As he approached the intersection of Tulley and Walnut, Mightyman noticed that a car had ignored the red traffic light and was speeding on through.  It looked like the driver would get lucky and not hit any other cars, but then Mightyman noticed a disheveled-looking young man with chin whiskers who had chosen that inopportune moment to step into the crosswalk.  Putting on a burst of speed that the User’s Guide apparently didn’t know about, Mightyman raced into the intersection, grabbed the young man around the waist, and leaped to the other side, milliseconds before the unaware driver hit him.  The leap was at least fifty feet.

“Buh buh buh,” said the young man, once Mightyman had carefully put him down on the sidewalk

“Not at all,” replied Mightyman. “Don’t thank me, son.  I was just doing what any good citizen would.  You really ought to look both ways before you cross an intersection, though.  Bye now.”

“Puh puh puh,” replied the young man.

The rest of Mightyman’s trip was uneventful.  Three minutes later he skidded to a stop in the parking lot of the Excelsior Private School.

“This must be Tommy’s school,” said Mightyman, mentally rechecking the city street map that he had memorized.  “And this is the parking lot from which Tommy was abducted.  First order of business, I’ll use my telescopic and microscopic vision to search the parking lot for clues.”

Mightyman’s eyes appeared to change shape several times as he visually scoured the parking lot.  The lens sizes and focal points of his synthetic eyes were constantly altering as he switched between his various optical modes.

Mightyman had been standing at attention on the sidewalk between the school and the parking lot, not moving his body.  As he made his search, only his head and eyes moved, and they moved smoothly and constantly.  Abruptly, his head stopped moving and he stared at a spot on the ground a few feet from his position.

Mightyman picked up the matchbook and scanned it thoroughly.

“Hmm.  The Pussycat Theater--Exotic dancing--doesn’t seem like the kind of place that any of these children or their teachers would frequent.  It must have fallen out of the kidnapper’s car or pocket as he struggled with Tommy.”

Mightyman put the matchbook in a pouch on his belt and turned towards the double front doors of the school.

“I’ll investigate that lead next, but first I must get all the information I can from the teachers and students,” he said as he walked through the double doors.

The children in Miss Brentworth’s fifth grade class had seen Mightyman appear in the parking lot through their classroom window.  It had been all that Miss Brentworth could do to keep them from running out of the classroom to see this famous super hero.  When he actually entered the school, however, her words were completely ignored, as every last child poured out into the hallway to see Mightyman.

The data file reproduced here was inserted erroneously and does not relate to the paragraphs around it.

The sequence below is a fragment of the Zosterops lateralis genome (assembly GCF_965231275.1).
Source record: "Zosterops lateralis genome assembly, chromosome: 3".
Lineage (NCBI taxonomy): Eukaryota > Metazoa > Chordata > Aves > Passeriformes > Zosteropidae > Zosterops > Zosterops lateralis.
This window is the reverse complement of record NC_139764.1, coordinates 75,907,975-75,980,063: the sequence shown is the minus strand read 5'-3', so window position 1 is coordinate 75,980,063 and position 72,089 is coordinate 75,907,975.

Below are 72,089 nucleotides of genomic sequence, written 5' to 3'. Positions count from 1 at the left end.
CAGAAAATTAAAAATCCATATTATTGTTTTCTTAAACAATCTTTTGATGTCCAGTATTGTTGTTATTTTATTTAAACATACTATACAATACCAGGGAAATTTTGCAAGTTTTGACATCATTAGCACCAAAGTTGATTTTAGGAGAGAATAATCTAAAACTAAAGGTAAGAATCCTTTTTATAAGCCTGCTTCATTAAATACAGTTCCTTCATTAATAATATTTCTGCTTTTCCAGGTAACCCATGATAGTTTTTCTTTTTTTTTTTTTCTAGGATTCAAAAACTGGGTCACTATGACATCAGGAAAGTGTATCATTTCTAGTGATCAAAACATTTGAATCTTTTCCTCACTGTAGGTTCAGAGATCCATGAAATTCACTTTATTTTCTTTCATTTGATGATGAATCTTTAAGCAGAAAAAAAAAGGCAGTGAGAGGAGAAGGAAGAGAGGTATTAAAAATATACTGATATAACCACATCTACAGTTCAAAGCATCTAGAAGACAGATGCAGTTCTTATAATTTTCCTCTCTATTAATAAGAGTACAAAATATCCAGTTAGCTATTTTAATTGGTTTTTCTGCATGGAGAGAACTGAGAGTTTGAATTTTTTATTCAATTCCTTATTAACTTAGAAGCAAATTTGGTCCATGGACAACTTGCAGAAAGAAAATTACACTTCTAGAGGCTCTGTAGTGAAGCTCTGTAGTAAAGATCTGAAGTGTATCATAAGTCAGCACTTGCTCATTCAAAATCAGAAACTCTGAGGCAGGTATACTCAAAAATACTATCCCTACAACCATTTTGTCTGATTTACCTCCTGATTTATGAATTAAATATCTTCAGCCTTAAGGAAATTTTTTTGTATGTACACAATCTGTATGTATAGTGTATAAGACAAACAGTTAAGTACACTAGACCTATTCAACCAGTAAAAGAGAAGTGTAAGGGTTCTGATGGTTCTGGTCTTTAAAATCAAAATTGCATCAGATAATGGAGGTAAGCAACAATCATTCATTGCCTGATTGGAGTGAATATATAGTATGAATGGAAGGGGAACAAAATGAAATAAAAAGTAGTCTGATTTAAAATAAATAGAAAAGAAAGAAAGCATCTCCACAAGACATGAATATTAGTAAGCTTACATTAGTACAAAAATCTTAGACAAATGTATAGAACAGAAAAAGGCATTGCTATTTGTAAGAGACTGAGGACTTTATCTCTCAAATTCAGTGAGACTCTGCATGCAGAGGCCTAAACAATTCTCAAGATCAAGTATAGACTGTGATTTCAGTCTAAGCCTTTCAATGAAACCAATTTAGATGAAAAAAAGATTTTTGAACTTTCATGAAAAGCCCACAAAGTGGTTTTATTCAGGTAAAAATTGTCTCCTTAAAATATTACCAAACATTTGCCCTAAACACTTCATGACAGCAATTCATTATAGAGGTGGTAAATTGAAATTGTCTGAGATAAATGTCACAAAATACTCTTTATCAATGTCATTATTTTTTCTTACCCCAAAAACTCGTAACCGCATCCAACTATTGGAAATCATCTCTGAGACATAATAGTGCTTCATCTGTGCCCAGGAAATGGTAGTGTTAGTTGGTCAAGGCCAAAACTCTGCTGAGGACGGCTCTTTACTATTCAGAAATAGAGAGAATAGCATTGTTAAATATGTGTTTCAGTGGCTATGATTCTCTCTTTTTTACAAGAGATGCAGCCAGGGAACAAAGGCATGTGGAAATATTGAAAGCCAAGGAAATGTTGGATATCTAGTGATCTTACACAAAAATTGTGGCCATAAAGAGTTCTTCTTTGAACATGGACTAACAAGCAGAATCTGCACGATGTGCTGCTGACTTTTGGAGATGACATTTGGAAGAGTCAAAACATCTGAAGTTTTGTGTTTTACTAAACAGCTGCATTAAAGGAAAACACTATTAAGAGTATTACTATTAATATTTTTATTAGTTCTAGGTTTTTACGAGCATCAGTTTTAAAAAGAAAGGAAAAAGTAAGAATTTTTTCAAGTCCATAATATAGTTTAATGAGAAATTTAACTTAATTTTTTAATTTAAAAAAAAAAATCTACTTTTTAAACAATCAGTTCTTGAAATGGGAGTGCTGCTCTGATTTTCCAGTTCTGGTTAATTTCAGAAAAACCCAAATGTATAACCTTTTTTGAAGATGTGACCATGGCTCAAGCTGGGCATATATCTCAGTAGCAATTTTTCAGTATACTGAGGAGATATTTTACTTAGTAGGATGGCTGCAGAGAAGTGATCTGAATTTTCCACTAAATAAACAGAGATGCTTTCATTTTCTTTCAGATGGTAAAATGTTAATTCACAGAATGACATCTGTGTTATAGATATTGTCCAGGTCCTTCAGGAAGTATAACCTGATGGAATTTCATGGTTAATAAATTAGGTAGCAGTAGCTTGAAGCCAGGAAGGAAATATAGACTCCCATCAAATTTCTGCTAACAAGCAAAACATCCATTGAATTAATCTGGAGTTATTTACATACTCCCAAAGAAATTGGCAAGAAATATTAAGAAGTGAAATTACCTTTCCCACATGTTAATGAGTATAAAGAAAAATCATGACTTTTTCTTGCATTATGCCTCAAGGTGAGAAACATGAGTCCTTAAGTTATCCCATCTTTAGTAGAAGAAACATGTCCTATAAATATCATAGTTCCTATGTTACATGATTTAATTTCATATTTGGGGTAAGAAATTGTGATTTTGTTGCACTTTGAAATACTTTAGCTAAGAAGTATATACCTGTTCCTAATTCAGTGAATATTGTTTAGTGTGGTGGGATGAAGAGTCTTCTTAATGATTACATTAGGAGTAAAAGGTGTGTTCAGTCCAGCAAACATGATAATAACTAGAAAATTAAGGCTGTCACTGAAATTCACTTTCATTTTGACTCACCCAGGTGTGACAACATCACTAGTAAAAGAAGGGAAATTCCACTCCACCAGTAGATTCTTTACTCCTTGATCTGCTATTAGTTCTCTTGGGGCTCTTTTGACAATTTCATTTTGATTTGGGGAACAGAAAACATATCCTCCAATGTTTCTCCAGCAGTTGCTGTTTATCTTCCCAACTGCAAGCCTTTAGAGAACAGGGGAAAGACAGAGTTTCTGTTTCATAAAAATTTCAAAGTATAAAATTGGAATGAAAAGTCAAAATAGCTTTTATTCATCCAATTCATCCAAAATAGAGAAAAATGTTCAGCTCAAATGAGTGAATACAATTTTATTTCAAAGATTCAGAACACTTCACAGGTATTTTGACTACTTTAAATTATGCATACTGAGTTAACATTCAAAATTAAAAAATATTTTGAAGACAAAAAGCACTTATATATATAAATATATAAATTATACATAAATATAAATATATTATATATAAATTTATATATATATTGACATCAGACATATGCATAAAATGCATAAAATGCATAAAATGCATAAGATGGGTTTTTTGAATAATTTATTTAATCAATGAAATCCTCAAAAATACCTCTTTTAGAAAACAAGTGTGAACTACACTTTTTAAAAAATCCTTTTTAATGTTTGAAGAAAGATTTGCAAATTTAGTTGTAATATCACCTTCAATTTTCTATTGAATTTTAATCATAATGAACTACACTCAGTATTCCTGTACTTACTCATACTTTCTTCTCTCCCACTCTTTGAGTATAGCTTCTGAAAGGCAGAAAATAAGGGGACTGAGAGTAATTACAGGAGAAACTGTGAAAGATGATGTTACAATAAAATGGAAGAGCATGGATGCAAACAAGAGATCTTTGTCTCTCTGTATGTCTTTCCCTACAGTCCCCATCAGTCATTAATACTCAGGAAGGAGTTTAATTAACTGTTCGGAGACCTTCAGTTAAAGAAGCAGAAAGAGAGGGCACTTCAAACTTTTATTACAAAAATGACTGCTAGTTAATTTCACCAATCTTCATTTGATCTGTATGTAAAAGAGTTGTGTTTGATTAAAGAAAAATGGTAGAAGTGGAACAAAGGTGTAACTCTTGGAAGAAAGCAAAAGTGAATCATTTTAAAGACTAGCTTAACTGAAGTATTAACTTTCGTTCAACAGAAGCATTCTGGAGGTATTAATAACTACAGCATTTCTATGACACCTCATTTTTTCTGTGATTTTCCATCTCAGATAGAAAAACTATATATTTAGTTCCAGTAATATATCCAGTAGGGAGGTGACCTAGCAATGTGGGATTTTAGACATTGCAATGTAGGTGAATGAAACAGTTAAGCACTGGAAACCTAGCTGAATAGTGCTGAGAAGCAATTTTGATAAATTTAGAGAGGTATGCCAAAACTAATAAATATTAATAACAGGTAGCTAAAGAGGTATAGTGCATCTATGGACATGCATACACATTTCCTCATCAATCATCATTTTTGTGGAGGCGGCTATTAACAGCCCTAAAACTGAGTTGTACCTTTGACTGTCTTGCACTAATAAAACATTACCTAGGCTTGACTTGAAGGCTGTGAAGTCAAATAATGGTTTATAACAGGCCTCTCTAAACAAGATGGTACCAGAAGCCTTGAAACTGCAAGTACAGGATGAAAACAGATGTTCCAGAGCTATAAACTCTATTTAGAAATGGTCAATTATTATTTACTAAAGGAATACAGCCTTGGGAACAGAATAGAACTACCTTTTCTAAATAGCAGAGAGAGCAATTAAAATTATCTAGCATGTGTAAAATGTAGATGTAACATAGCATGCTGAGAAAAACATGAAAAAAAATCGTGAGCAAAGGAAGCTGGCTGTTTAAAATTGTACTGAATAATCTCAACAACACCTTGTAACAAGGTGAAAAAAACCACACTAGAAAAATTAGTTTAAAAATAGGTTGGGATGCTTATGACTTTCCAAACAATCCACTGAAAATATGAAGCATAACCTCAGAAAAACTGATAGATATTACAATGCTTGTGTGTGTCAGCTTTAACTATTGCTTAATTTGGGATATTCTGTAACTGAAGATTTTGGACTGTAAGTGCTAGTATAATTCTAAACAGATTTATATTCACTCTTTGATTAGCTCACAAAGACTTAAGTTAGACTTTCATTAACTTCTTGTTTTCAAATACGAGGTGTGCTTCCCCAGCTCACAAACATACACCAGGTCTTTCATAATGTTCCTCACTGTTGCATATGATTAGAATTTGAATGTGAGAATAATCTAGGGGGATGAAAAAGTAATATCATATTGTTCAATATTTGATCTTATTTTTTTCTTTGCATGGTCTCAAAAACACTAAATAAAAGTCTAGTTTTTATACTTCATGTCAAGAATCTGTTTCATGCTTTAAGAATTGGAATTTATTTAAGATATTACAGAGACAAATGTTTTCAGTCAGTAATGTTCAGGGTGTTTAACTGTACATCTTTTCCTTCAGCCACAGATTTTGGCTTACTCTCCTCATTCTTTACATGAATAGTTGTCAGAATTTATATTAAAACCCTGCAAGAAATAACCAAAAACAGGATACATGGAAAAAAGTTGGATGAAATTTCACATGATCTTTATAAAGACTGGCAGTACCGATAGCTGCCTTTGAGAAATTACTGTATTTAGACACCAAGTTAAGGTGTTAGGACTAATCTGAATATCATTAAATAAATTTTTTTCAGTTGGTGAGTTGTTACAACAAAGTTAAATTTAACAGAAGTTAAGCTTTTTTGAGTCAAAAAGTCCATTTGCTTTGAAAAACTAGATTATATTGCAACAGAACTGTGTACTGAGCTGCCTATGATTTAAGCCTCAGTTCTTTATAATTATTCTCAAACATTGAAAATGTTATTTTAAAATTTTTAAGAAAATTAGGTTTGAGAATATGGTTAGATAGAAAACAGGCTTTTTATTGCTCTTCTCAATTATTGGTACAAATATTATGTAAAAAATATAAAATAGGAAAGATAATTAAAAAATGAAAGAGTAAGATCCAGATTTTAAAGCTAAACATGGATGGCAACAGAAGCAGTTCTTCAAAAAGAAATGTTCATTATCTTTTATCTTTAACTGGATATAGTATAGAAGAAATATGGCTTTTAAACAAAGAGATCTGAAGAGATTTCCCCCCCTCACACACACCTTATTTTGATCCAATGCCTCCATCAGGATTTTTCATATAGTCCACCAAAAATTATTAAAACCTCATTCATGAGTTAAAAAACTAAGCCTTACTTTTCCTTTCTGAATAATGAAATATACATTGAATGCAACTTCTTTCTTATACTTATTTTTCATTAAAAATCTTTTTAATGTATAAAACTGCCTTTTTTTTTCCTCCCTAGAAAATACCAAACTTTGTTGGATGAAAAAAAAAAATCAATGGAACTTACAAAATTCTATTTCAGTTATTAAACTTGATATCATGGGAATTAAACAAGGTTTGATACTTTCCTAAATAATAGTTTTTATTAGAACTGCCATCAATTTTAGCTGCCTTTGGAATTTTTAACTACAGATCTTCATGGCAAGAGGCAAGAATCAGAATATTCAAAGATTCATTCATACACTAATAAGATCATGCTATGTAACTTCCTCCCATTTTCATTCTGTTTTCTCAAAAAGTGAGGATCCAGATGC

“Good morning, children,” said Mightyman, as a smile instantly appeared on his face.  “It does a hero’s heart good to see a fine upstanding group of young students like yourselves.”

The ten-year-olds formed a semi-circle around him.

“Are you really Mightyman?” asked a pale boy with glasses so large that they almost eclipsed his face.

“I am as close as anyone can be,” answered Mightyman, who, although capable of lying, found it distasteful to do so.

“Can you pick up a bus?” asked a blonde-haired boy whose finger was buried deep in his left nostril.

“Yes, son, I can.  Is your finger stuck?”

“Ooh, ooh,” said an excited boy with red hair who was waving his hand in the air.  “In Mightyman Comics, issue three hundred and six, did Maxxon the Mutilator really kill your girlfriend, Betty Bane?”

“No, no,” reassured Mightyman, who had been programmed with all of the plots to all of the Mightyman Comics that had been published up to the time that he was brought on-line.  “Maxxon just used a fake holographic image of Betty being killed to lure me into a trap.  You see it was me that he wanted all along.”

“Now let me ask you a question, okay, children?  Did any of you happen to see Tommy Hawkins this morning?”

“Yeah, I saw Tommy right before school, when all of the moms were dropping off the kids.  He was in the parking lot, talking to a guy in an old beat-up blue car,” said a taller boy with black hair and a dark complexion.”

“Hmm.  Did Tommy seem to be afraid of this man?”

“No,” replied the boy.  “He talked to him like he knew him.”

“Interesting.  Thank you, uh, what was your name, son?”

“My name’s Ben.”

“Thank you, Ben.  One more question, though.  Did you recognize the man who was talking to Tommy?”

“No, but I didn’t get a very good look at him.  I never saw him get out of his car, and then when I looked again, the car was gone and Tommy was nowhere around.  I could tell that he was fat and he had long, greasy hair.  Is Tommy going to be okay, Mightyman?”

“If I have anything to say about it he will, Ben.  Thanks again.  Now, you children need to go back to your classroom.  I think I see your teacher signaling you.  And, thanks for coming to say hello to me.”

Mightyman turned and raced out the door and into the street.  The pieces were starting to fit together, but he had one more lead to follow.

Click for the Conclusion


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The Action Figure is copyright Howard Martin. It may not be copied or used for any commercial purpose except for short excerpts used for reviews. (Obviously, you can copy it or print it out if you want to read it!)